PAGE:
It’s difficult to get political parties to agree on anything leading into an election but New Brunswick’s three largest parties are very close together regarding the encouragement of more private investment in small and medium size business. There are differing approaches, but the fundamental idea is driving policy; increase private sector investment in local business.
It’s something politicians throughout the Atlantic region should be emulating. New Brunswick has led the way on the growth of the Small Business Investor Tax Credit as a vehicle for entrepreneurs to access capital. The program provides incentives to private investors to keep their capital closer to home by investing in local business. It’s a pretty simple premise, direct investment in a business provides a direct tax benefit of between 15% to 30% of the investment, depending on eligibility criteria.
The movement to improve access to private capital has been primarily championed by groups involved with growing tech start-ups but the program isn’t and shouldn’t be sector specific. It’s been used effectively by many small business of all sorts looking for infusions of capital from friends, relatives or business partners either at onset of business or during rough patches in their earlier days.
Equity tax credits are designed to attract private capital back into the region. Private investors bring with them important due diligence and oversight for a young businesses looking to get off the ground. While similar equity tax credit programs are available for individuals in all four Atlantic Provinces, New Brunswick has taken the lead by increasing the allowable investment levels and opening up opportunities for not only individuals, but also trusts and corporations.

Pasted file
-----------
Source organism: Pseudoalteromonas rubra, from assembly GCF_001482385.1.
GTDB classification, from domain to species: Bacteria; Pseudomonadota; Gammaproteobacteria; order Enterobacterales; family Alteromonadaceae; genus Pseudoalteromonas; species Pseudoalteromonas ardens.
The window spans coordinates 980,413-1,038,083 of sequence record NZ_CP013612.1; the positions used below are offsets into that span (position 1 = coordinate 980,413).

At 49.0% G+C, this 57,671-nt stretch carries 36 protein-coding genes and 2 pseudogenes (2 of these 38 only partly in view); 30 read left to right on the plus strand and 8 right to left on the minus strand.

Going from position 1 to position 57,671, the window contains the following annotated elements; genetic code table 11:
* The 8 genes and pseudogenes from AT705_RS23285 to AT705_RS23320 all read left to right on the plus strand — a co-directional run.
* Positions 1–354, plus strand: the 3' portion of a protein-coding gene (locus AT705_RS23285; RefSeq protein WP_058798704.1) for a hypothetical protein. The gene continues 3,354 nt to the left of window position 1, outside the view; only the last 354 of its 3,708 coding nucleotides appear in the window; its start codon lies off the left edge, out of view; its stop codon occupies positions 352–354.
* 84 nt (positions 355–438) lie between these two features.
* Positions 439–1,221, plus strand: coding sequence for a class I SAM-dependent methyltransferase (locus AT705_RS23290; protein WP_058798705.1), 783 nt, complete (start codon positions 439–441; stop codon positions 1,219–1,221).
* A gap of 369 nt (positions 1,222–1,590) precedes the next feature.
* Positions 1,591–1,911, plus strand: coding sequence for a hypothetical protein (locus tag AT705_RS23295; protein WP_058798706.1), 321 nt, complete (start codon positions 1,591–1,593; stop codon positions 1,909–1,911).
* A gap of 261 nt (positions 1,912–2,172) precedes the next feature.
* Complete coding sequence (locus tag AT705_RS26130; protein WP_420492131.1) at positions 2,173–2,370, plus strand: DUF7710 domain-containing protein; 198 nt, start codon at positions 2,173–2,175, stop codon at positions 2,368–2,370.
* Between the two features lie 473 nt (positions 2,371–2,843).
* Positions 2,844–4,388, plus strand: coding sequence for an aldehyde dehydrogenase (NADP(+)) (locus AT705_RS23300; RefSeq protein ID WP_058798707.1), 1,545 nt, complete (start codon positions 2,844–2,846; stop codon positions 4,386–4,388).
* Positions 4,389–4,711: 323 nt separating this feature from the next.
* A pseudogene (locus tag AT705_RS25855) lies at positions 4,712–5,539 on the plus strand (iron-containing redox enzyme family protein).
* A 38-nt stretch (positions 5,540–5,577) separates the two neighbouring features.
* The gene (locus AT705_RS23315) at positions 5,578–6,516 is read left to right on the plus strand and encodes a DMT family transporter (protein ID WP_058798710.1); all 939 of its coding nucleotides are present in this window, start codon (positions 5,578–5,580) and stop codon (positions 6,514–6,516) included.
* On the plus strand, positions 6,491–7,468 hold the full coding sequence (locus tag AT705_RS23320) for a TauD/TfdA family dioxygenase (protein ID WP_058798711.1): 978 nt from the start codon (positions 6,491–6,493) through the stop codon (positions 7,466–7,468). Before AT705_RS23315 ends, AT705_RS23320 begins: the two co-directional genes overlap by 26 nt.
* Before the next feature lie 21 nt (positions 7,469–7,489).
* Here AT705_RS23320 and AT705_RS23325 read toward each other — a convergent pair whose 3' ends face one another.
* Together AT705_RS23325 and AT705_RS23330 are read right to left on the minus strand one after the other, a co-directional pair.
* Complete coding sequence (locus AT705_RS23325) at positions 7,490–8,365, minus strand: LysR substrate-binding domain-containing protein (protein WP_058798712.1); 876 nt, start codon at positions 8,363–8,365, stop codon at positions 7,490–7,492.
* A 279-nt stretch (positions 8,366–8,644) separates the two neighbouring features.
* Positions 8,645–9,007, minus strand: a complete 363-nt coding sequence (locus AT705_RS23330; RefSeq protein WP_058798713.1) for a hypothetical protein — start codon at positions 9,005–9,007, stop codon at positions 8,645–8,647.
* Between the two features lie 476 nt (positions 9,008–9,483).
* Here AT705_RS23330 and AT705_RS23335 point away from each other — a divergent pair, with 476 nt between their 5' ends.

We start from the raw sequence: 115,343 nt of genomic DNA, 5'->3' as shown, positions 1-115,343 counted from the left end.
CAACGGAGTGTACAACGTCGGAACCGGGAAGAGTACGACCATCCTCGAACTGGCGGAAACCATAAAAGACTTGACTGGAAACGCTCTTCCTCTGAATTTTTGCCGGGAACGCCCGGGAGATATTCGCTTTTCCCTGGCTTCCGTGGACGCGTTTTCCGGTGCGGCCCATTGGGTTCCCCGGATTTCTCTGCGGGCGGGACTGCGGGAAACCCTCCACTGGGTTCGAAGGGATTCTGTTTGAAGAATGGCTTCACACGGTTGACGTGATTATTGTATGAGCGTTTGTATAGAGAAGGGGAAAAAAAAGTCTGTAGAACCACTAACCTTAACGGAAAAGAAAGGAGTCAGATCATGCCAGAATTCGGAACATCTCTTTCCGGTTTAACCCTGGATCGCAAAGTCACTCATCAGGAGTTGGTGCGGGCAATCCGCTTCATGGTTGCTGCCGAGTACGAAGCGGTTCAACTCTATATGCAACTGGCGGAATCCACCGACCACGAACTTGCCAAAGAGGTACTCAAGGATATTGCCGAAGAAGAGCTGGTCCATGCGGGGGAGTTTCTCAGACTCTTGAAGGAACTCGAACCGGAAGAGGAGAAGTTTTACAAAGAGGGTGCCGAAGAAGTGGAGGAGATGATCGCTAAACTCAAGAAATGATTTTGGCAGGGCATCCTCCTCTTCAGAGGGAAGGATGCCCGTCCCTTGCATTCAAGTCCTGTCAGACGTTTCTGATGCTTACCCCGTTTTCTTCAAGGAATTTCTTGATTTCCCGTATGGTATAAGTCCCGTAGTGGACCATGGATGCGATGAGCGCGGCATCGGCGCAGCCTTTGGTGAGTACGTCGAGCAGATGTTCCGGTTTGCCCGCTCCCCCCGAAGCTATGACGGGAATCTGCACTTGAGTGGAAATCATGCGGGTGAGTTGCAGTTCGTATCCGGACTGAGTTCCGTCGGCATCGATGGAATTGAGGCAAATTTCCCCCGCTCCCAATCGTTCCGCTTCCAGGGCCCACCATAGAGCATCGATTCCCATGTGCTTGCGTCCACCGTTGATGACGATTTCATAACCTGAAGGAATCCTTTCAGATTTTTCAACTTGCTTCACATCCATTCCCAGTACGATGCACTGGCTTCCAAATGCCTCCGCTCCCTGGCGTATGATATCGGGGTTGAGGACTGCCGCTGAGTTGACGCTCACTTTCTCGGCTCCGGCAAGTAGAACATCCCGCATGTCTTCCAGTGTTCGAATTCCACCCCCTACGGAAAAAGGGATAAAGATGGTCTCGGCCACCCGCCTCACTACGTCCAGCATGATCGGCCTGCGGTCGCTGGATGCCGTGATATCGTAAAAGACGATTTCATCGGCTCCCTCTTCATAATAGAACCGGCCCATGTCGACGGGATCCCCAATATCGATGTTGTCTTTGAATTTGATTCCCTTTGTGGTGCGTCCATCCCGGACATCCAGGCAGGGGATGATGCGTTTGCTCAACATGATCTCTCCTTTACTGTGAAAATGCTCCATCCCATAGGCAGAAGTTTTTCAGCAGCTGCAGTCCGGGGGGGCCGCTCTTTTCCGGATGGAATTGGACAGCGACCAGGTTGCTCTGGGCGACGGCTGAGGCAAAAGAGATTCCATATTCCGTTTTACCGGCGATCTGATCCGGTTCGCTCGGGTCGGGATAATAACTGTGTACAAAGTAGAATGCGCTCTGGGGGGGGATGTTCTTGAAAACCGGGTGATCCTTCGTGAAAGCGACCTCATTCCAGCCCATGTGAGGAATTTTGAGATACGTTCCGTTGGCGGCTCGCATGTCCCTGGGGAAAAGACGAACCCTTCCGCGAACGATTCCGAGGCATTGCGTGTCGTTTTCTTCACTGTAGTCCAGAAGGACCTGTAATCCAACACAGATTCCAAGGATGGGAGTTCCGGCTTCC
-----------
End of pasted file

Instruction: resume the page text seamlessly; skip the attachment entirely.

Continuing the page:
While New Brunswick is more bullish, Nova Scotia, Prince Edward Island and Newfoundland and Labrador have been much more tentative. The next phase of this should be to open up these investment opportunities regionally to increase the size of the pool of available capital.
It makes sense that an investor from Nova Scotia should benefit from investing in a small business in PEI as much as they would from investing in their home province. Why should a small business owner in Sackville, NB be restricted from accessing capital investment from a relative who lives 10 minutes down the road in Amherst?
Investments in small business don’t only benefit a specific community, increasing private investment benefits the entire region by stimulating economic activity.
With a population of a little more than 2 million, Atlantic Canada needs to allow not only a freer flow of goods and services, but a larger pool and freer flow of private capital. The question to be asked within finance departments should not be whether it’s a good idea to provide out-of-province investors with tax benefits but why would we restrict out-of-province investment in our home provinces?
There are large pools of private capital in Atlantic Canada invested elsewhere. The unfortunately side effect of this is, over time, private capital is now often seen only as a lever to access greater amounts of public funding through federal and provincial governments or their agencies. We should be working with the view to offset this reliance on public money with greater levels of private investment.
12 years ago, CFIB played an integral part in helping develop the NB Small Business Investor Tax Credit, thanks to the suggestion of a member. As the premiers meet to examine reduction of trade barriers and improve the flow of business, they should look to the example being set by New Brunswick’s leadership to encourage entrepreneurs through private sector investment and work toward breaking down regional barriers to the movement of capital.